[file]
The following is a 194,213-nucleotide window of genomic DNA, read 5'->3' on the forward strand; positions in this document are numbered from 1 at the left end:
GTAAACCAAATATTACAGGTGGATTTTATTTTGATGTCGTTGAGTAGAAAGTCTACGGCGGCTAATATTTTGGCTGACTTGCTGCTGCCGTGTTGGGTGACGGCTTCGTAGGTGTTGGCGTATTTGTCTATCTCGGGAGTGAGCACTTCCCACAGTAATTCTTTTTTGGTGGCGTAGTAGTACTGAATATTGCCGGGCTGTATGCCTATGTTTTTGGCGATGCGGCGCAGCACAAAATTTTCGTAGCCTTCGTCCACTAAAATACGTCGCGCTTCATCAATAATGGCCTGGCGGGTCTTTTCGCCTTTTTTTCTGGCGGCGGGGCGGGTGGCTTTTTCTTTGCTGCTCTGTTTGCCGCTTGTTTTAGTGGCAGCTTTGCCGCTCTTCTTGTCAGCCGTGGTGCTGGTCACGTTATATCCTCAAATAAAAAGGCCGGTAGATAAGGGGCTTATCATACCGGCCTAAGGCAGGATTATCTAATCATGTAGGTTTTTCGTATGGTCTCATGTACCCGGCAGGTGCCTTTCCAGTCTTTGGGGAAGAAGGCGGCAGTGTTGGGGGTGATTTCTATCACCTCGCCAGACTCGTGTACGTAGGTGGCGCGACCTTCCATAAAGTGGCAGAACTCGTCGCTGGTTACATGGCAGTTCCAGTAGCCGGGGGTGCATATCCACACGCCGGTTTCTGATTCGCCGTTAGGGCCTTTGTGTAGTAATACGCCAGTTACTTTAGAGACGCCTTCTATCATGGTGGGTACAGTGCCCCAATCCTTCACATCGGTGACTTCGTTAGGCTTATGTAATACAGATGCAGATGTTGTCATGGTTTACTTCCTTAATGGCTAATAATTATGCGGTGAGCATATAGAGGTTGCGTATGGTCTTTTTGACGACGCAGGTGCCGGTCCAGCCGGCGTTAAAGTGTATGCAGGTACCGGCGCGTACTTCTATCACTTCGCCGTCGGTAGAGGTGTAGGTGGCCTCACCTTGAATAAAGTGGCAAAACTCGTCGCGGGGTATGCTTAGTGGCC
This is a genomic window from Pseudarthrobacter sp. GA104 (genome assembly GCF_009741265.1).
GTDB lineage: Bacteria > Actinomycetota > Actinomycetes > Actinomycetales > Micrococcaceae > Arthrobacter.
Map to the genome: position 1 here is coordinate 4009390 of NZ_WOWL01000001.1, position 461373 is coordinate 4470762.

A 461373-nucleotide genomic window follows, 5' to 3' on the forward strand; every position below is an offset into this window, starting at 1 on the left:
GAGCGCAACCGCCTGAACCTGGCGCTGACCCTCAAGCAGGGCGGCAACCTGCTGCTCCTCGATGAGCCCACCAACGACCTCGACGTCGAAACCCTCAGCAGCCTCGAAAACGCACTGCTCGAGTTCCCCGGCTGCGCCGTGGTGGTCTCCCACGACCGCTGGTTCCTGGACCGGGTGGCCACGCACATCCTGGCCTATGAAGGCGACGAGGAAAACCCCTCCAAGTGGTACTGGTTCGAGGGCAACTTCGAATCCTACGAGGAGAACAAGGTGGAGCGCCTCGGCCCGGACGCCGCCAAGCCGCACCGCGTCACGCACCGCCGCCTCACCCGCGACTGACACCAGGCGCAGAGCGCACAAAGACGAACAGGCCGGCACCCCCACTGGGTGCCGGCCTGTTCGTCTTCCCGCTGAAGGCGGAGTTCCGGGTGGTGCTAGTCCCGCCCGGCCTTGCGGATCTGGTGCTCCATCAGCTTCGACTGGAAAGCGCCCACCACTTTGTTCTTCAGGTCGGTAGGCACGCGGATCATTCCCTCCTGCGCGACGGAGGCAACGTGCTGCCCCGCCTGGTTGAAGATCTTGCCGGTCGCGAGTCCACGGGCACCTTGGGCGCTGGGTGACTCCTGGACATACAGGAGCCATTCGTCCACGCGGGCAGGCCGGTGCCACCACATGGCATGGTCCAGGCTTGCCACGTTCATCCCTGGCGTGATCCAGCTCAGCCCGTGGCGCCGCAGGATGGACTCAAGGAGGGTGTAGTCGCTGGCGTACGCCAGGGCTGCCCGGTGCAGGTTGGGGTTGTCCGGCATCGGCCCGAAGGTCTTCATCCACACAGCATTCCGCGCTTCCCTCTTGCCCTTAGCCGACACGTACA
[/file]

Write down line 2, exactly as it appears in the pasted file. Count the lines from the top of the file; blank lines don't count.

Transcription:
GTAAACCAAATATTACAGGTGGATTTTATTTTGATGTCGTTGAGTAGAAAGTCTACGGCGGCTAATATTTTGGCTGACTTGCTGCTGCCGTGTTGGGTGACGGCTTCGTAGGTGTTGGCGTATTTGTCTATCTCGGGAGTGAGCACTTCCCACAGTAATTCTTTTTTGGTGGCGTAGTAGTACTGAATATTGCCGGGCTGTATGCCTATGTTTTTGGCGATGCGGCGCAGCACAAAATTTTCGTAGCCTTCGTCCACTAAAATACGTCGCGCTTCATCAATAATGGCCTGGCGGGTCTTTTCGCCTTTTTTTCTGGCGGCGGGGCGGGTGGCTTTTTCTTTGCTGCTCTGTTTGCCGCTTGTTTTAGTGGCAGCTTTGCCGCTCTTCTTGTCAGCCGTGGTGCTGGTCACGTTATATCCTCAAATAAAAAGGCCGGTAGATAAGGGGCTTATCATACCGGCCTAAGGCAGGATTATCTAATCATGTAGGTTTTTCGTATGGTCTCATGTACCCGGCAGGTGCCTTTCCAGTCTTTGGGGAAGAAGGCGGCAGTGTTGGGGGTGATTTCTATCACCTCGCCAGACTCGTGTACGTAGGTGGCGCGACCTTCCATAAAGTGGCAGAACTCGTCGCTGGTTACATGGCAGTTCCAGTAGCCGGGGGTGCATATCCACACGCCGGTTTCTGATTCGCCGTTAGGGCCTTTGTGTAGTAATACGCCAGTTACTTTAGAGACGCCTTCTATCATGGTGGGTACAGTGCCCCAATCCTTCACATCGGTGACTTCGTTAGGCTTATGTAATACAGATGCAGATGTTGTCATGGTTTACTTCCTTAATGGCTAATAATTATGCGGTGAGCATATAGAGGTTGCGTATGGTCTTTTTGACGACGCAGGTGCCGGTCCAGCCGGCGTTAAAGTGTATGCAGGTACCGGCGCGTACTTCTATCACTTCGCCGTCGGTAGAGGTGTAGGTGGCCTCACCTTGAATAAAGTGGCAAAACTCGTCGCGGGGTATGCTTAGTGGCC